[Lxc-users] Slow response times (at least, from the LAN) to LXC containers
daniel.lezcano at free.fr
Sun Mar 14 23:02:33 UTC 2010
Michael B. Trausch wrote:
> On 03/11/2010 03:45 PM, Daniel Lezcano wrote:
>> Michael B. Trausch wrote:
>>> On 03/10/2010 12:06 PM, Daniel Lezcano wrote:
>>>> The redirect you receive means the router find an optimized route for
>>>> the packet you sent to him, so the icmp redirect will trigger the
>>>> to create a new route for these packets. Maybe the route is not
>>>> in the right container ? Can you check where is created this route ?
>>>> * ip route table show all
>>>> * route -Cn
>>> The routing tables are automatically setup (that is, they are setup by
>>> Debian's /etc/network/interfaces) based on the network configuration
>>> Here is the routing table from the spicerack.trausch.us container:
>>> mbt at spicerack:~$ ip route show all
>>> 126.96.36.199/29 dev eth0 proto kernel scope link src 188.8.131.52
>>> 172.16.0.0/24 dev eth1 proto kernel scope link src 172.16.0.3
>>> default via 184.108.40.206 dev eth0 metric 100
>>> Here is the routing table from the container's host:
>>> mbt at saffron:~$ ip route show all
>>> 172.16.0.0/24 dev br0 proto kernel scope link src 172.16.0.2
>>> 192.168.122.0/24 dev virbr0 proto kernel scope link src 192.168.122.1
>>> default via 172.16.0.1 dev br0 metric 100
>> What I would like to see is the route cache (so the ouput of "ip route
>> show table all"). The icmp redirect will create a specific route, I
>> would like to see where it is created.
> Ahh! That command works. The command that you gave earlier had the
> words "table" and "show" transposed, so I picked the closest command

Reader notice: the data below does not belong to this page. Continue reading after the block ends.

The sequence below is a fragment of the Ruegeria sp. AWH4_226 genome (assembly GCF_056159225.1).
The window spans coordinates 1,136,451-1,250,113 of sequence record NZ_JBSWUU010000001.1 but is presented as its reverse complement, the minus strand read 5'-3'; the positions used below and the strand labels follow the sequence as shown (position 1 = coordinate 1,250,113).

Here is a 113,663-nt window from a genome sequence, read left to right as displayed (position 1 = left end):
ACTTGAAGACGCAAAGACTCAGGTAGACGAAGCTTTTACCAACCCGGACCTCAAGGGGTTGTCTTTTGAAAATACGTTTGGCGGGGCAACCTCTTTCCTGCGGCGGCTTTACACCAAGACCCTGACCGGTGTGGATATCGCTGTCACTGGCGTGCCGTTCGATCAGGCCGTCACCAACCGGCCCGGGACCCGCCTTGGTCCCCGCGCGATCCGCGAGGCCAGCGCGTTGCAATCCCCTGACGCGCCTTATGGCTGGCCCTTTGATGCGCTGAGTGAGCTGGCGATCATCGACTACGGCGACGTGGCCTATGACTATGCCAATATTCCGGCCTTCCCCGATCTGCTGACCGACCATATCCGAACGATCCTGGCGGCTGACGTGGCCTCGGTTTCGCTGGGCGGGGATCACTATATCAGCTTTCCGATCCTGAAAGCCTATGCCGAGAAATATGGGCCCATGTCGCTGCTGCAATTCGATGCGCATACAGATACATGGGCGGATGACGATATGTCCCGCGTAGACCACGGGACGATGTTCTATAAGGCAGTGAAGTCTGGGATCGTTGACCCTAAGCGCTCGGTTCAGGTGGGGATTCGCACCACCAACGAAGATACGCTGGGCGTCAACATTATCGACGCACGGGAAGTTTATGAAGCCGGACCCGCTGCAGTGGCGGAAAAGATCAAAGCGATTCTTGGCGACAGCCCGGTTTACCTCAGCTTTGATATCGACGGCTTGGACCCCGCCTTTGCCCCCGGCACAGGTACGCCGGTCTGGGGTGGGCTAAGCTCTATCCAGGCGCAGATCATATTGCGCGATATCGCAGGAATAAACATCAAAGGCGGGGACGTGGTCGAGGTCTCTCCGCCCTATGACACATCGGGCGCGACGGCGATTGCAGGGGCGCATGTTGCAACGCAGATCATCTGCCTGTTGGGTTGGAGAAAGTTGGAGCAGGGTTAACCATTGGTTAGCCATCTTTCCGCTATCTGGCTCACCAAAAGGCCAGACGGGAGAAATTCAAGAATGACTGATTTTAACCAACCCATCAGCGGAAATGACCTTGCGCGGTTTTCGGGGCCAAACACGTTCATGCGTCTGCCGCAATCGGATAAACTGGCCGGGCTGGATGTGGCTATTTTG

> that I knew would output some routing information. I had no idea that
> there were just a few words switched. Here is the output from "ip
> route show table all", followed by an IPv4 ping to the troublesome
> system, and then the "ip route show table all" command again (on
> pastebin because it's very wide and would very likely be munged in the
Stupid me, I gave the wrong command, it was "ip route show cache"
>> Ok at this point I still have not enough information, let's summarize:
>> 1 - you have a router with two nics. One is the internet side with
>> 220.127.116.11/29 and the other one is connected to the lan with
>> 172.20.0.1, right ?
> Incorrect; I will try to explain again, I was very likely not clear
> The device is a combination cable modem and switch provided by the
> ISP. The input to the device is a coax wire, and then it has four
> gigabit Ethernet ports that are bridged together. I have the IP
> network 18.104.22.168/29 from my ISP, and the device takes from that
> address space a single address for itself, 22.214.171.124, which is
> the address that it uses to NAT any traffic from the LAN that uses it
> for a gateway on the LAN's private network address space.
> This means that there are two address spaces that are valid on my
> network; I can use either the IP addresses in the range of
> 126.96.36.199--188.8.131.52 or I can use 172.16.0.0/24. The device
> is on the network with two IP addresses, 184.108.40.206 (which is
> reachable from the public Internet, and is the gateway for the systems
> on my LAN that are using addresses in the 220.127.116.11/29 subnet)
> and 172.16.0.1 (which is the default gateway for all of the systems
> that have IP addresses in the 172.16.0.0/24 subnet).
Oh, very interesting I didn't know an ISP can provide such box. That
means you can have one of your host directly available on internet
without routing, right ?
> In short, the device itself has two IP addresses on a single bridge
> interface and how it handles the packets depends on the IP of the
> internal machine trying to use it as a gateway. It is also a black
> box insofar as I can interact with it; I do not control its software
> nor am I able to make any configuration changes to its IP stack other
> than things like port forwarding and the like (I do not even have the
> ability to do protocol forwarding via the NAT, which is why I have a
> Linux box running in a container that does my IPv6 routing, and if I
> had to do any complex things with NAT and protocol forwarding, I would
> need to suck up a second global IPv4 address and NAT through it
> instead, probably on a second IPv4 RFC1918 subnet).
>> 2 - you have a host 'saffron' with the ip address 172.16.0.2/24 (ip
>> forwarding is set and nat is enabled), right ?